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Ira Khan shared a video after being trolled for speaking about her depression. Do we really need to justify our mental health to anyone?
On Sunday, Aamir Khan’s daughter, Ira Khan revealed that she was sexually harassed at the age of 14 by someone she knew. In the ten minute-long video she shared on her Instagram page, she spoke about several personal challenges. These included being diagnosed with a dreadful disease at six, being sexually harassed at 14, her parents’ divorce and her battle with depression.
Instead of receiving public support and positivity, Ira had to face various insensitive questions about her “privileges.”
‘Why are you depressed? You have everything by the grace of God. You should be thankful for it.’ How many times have we pushed the people battling depression into guilt that they aren’t ‘thankful’ for their life?
We simply assume depression is caused when a person is unsatisfied with their life, thus believing that the ‘privileged’ cannot be depressed. Ira Khan too admitted that her privilege meant ‘she should handle stuff on her own.’
But what we forget or refuse to accept is that depression is an ailment of the mind and can affect us all. We often push people to think that they are ‘making it up’ or ‘it’s all in their mind.’ With the fear of being tagged ‘ungrateful’ and ‘attention-seeking,’ a number of individuals refuse to share their pain and continue to suffer alone.
Whenever someone comes out to share their battle with depression or strives to seek help, we often tag it as ‘attention-seeking behaviour’ or a ‘publicity stunt. Especially when it comes to Bollywood, we assume that anything and everything is a publicity stunt.
In many movies today, depression is romanticised and glorified, giving an impression that it is something ‘cool and trendy’ that can just be addressed with a few kind words. Due to this notion, the majority of the people don’t come forward or seek help. Besides, there is the fear of being ignored or worse, being trolled
No one should need to justify their depression to others. In Bollywood, where all we see is glamour and luxury, battling with depression is a tough task. We need to realise the exhaustion of depression when you’re expected to constantly smile, function ‘regularly’ even as you want to break down and cry your heart out.
Nobody should be made to find a ‘valid reason’ for their depression because like all physical ailments, depression, too, is an ailment even if it’s invisible.
Picture credits: Ira Khan’s Instagram
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Anamika is an English literature student with a strong inclination towards feminist literature, feminist literary criticism and women's history. read more...
Women's Web is an open platform that publishes a diversity of views, individual posts do not necessarily represent the platform's views and opinions at all times.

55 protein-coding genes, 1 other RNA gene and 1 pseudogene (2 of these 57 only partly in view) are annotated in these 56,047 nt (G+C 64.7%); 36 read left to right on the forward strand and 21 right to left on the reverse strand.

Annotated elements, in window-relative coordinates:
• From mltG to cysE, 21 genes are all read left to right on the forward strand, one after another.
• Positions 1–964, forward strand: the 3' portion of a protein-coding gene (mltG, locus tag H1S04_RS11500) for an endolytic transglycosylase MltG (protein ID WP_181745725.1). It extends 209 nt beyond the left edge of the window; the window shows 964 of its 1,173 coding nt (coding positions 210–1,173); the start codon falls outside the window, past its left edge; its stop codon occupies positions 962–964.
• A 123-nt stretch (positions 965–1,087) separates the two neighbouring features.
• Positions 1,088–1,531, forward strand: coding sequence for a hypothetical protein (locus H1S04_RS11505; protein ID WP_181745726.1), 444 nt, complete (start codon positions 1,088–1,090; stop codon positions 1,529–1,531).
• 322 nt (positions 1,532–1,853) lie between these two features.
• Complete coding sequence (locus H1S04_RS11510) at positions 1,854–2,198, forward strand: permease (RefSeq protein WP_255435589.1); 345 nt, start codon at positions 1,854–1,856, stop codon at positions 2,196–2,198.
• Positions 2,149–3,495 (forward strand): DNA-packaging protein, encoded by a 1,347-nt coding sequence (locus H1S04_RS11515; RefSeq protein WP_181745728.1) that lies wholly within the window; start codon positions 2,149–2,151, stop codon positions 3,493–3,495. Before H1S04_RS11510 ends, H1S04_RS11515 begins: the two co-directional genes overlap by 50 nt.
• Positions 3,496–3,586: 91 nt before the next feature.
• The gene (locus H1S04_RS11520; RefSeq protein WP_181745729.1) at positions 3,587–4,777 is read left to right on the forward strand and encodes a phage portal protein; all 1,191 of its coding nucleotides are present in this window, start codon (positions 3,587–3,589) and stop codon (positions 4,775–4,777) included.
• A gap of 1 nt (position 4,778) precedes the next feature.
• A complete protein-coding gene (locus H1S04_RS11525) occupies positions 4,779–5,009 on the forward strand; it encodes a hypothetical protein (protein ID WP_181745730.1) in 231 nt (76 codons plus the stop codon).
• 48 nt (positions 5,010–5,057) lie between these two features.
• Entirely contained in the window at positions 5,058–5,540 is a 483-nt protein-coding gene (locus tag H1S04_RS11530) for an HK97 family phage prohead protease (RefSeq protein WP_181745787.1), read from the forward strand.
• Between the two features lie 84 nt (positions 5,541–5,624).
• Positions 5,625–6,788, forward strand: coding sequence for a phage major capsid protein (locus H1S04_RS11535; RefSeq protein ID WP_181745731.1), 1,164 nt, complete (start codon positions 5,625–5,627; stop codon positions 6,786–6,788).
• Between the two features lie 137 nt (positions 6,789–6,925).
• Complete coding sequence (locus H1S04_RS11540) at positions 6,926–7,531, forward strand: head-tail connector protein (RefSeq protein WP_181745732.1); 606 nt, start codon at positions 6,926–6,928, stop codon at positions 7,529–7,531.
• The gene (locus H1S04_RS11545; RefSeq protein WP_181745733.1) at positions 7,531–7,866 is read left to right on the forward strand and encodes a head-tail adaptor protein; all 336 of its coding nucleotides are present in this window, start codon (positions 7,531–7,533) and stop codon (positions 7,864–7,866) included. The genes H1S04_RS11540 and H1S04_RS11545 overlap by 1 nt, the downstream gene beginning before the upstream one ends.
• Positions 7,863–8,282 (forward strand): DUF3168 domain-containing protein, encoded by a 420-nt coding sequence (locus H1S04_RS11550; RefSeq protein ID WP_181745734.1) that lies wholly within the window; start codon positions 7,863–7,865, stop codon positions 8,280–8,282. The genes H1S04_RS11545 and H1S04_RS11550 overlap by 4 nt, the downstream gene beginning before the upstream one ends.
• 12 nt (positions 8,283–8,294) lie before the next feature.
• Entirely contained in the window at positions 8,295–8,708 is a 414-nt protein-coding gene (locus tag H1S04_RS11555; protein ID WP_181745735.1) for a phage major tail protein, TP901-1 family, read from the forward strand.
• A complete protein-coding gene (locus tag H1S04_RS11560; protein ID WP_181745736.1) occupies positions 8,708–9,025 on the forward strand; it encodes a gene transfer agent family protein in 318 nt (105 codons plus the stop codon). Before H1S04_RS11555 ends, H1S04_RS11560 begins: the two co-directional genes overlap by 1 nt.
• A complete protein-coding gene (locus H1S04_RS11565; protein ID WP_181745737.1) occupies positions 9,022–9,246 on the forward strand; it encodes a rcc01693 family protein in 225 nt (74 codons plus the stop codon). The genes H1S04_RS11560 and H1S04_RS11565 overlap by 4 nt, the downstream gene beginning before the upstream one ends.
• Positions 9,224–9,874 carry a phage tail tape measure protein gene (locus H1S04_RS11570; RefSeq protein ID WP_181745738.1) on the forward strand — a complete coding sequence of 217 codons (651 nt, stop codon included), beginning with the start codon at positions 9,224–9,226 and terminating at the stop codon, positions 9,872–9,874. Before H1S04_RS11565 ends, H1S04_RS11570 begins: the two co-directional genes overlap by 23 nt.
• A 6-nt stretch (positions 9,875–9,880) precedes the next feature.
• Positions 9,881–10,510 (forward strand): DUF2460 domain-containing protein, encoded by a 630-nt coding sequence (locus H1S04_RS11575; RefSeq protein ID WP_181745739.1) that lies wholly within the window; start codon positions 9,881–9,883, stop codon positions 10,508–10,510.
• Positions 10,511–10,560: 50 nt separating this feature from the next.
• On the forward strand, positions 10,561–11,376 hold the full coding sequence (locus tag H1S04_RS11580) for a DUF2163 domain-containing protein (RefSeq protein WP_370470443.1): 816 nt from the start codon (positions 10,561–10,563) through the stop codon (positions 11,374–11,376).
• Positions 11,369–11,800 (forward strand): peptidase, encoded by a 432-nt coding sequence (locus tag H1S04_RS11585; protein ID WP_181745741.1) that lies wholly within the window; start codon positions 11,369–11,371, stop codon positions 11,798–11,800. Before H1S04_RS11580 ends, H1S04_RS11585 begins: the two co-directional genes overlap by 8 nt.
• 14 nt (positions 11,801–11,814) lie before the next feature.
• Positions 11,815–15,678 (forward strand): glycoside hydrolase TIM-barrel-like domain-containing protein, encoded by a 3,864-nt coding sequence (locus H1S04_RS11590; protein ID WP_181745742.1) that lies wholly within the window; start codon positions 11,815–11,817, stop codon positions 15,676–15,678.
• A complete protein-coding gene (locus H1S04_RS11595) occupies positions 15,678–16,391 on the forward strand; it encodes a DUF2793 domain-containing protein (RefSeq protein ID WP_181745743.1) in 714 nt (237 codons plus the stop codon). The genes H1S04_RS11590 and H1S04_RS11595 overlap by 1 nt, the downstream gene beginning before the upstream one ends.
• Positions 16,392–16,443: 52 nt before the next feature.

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From all news reports, clearly, Aftab Poonawalla seems to be a psychopath, and It was a well-strategized story of domestic violence, abuse, subjugation, and a well-planned murder.
Trigger Warning: This deals with domestic violence, gaslighting, murder, and abetting violence, and may be triggering to survivors.
One case has gripped the nation and I do not need to mention which. My problem is with how the news reflects a victim’s character. The disrespect we show to someone who was long abused and lives no more is appalling. The disservice we do to her through spoken and written words lies in the sensationalizing of the entire case.
How do you spot a crazy human? They do not have two horns and red eyes. They may have no empathy but will show it to lure the victim, just like a child abuser lures a child with candy. Their grooming styles may vary but it is mostly about creating an untrue sense of safety and security around the victim. They present themselves as this effortless savior, an ultimate generous destination for a mentally and emotionally vulnerable person.
Fathers play a crucial role in nurturing and raising children, so why isn't paternity leave considered essential?
Some time ago, Bollywood couple Ranbir Kapoor and Alia Bhatt were in the news, yet again. An entertainment website, Bollywood Hungama, reported that the expectant father, Ranbir, wished to take paternity leave to spend time with his baby when it arrived.
The website claimed that the actor would not be signing new films for the time being. He would take care of the child, while his wife Alia would return to work at the earliest.
One would think the internet would laud this sweet and thoughtful gesture. Instead, Ranbir got trolled for his decision to be a stay-at-home dad. Netizens made fun of him; they claimed that it was because he had no offers in the pipeline, and Alia was far more successful than him. Others claimed that it was the right decision – his recent films (other than Brahmastra) had bombed, and it was time he reflected on his roles.
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